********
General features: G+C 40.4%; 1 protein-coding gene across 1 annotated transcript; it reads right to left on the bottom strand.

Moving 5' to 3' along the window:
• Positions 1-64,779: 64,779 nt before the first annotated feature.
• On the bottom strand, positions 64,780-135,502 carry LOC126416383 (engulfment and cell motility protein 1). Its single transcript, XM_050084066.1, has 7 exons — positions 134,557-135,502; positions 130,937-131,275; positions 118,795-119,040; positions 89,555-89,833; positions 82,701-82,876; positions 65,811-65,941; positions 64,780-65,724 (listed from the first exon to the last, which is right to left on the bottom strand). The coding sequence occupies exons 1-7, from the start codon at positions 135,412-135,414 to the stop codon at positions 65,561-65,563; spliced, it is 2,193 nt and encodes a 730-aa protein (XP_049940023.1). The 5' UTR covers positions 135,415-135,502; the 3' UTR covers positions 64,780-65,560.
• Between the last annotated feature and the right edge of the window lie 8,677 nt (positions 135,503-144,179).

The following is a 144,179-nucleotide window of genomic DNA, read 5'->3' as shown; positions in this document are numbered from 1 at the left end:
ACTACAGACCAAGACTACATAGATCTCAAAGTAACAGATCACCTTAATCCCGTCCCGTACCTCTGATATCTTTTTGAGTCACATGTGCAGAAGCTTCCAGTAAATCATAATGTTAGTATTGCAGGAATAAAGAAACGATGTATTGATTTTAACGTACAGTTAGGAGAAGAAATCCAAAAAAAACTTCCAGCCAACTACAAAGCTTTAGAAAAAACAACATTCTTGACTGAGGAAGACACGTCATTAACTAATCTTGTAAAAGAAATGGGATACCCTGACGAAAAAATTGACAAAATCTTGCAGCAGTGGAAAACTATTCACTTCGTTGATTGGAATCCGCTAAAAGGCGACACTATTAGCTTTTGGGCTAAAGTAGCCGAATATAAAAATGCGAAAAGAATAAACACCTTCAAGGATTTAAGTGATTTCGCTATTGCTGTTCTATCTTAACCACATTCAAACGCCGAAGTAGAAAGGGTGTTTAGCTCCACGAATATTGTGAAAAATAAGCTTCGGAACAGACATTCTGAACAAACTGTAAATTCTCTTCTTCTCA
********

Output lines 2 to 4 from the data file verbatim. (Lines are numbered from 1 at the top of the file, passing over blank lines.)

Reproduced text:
Moving 5' to 3' along the window:
• Positions 1-64,779: 64,779 nt before the first annotated feature.
• On the bottom strand, positions 64,780-135,502 carry LOC126416383 (engulfment and cell motility protein 1). Its single transcript, XM_050084066.1, has 7 exons — positions 134,557-135,502; positions 130,937-131,275; positions 118,795-119,040; positions 89,555-89,833; positions 82,701-82,876; positions 65,811-65,941; positions 64,780-65,724 (listed from the first exon to the last, which is right to left on the bottom strand). The coding sequence occupies exons 1-7, from the start codon at positions 135,412-135,414 to the stop codon at positions 65,561-65,563; spliced, it is 2,193 nt and encodes a 730-aa protein (XP_049940023.1). The 5' UTR covers positions 135,415-135,502; the 3' UTR covers positions 64,780-65,560.